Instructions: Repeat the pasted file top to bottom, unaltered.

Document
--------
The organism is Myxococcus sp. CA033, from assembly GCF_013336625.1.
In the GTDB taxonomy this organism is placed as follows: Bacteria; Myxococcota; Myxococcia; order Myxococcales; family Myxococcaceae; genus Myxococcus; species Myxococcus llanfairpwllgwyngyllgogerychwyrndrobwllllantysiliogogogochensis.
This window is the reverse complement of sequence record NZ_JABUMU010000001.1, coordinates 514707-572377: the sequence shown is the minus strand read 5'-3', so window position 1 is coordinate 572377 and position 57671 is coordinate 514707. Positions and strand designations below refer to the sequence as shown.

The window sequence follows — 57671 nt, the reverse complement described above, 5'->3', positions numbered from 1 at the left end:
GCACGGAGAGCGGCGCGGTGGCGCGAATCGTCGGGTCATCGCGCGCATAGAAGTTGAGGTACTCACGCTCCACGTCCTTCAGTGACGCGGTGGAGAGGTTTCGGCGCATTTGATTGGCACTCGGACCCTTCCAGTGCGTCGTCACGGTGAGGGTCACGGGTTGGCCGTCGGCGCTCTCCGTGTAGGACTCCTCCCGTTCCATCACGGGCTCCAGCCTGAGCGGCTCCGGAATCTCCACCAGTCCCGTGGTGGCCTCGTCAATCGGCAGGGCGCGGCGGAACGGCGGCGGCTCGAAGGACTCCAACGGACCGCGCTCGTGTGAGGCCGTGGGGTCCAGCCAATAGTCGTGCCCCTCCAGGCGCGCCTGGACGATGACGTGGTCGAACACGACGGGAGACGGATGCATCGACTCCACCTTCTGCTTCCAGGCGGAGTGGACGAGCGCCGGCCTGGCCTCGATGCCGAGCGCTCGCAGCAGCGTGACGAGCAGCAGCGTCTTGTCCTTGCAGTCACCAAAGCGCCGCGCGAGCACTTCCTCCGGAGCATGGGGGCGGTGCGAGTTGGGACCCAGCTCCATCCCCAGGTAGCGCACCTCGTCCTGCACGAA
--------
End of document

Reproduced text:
The organism is Myxococcus sp. CA033, from assembly GCF_013336625.1.
In the GTDB taxonomy this organism is placed as follows: Bacteria; Myxococcota; Myxococcia; order Myxococcales; family Myxococcaceae; genus Myxococcus; species Myxococcus llanfairpwllgwyngyllgogerychwyrndrobwllllantysiliogogogochensis.
This window is the reverse complement of sequence record NZ_JABUMU010000001.1, coordinates 514707-572377: the sequence shown is the minus strand read 5'-3', so window position 1 is coordinate 572377 and position 57671 is coordinate 514707. Positions and strand designations below refer to the sequence as shown.

The window sequence follows — 57671 nt, the reverse complement described above, 5'->3', positions numbered from 1 at the left end:
GCACGGAGAGCGGCGCGGTGGCGCGAATCGTCGGGTCATCGCGCGCATAGAAGTTGAGGTACTCACGCTCCACGTCCTTCAGTGACGCGGTGGAGAGGTTTCGGCGCATTTGATTGGCACTCGGACCCTTCCAGTGCGTCGTCACGGTGAGGGTCACGGGTTGGCCGTCGGCGCTCTCCGTGTAGGACTCCTCCCGTTCCATCACGGGCTCCAGCCTGAGCGGCTCCGGAATCTCCACCAGTCCCGTGGTGGCCTCGTCAATCGGCAGGGCGCGGCGGAACGGCGGCGGCTCGAAGGACTCCAACGGACCGCGCTCGTGTGAGGCCGTGGGGTCCAGCCAATAGTCGTGCCCCTCCAGGCGCGCCTGGACGATGACGTGGTCGAACACGACGGGAGACGGATGCATCGACTCCACCTTCTGCTTCCAGGCGGAGTGGACGAGCGCCGGCCTGGCCTCGATGCCGAGCGCTCGCAGCAGCGTGACGAGCAGCAGCGTCTTGTCCTTGCAGTCACCAAAGCGCCGCGCGAGCACTTCCTCCGGAGCATGGGGGCGGTGCGAGTTGGGACCCAGCTCCATCCCCAGGTAGCGCACCTCGTCCTGCACGAA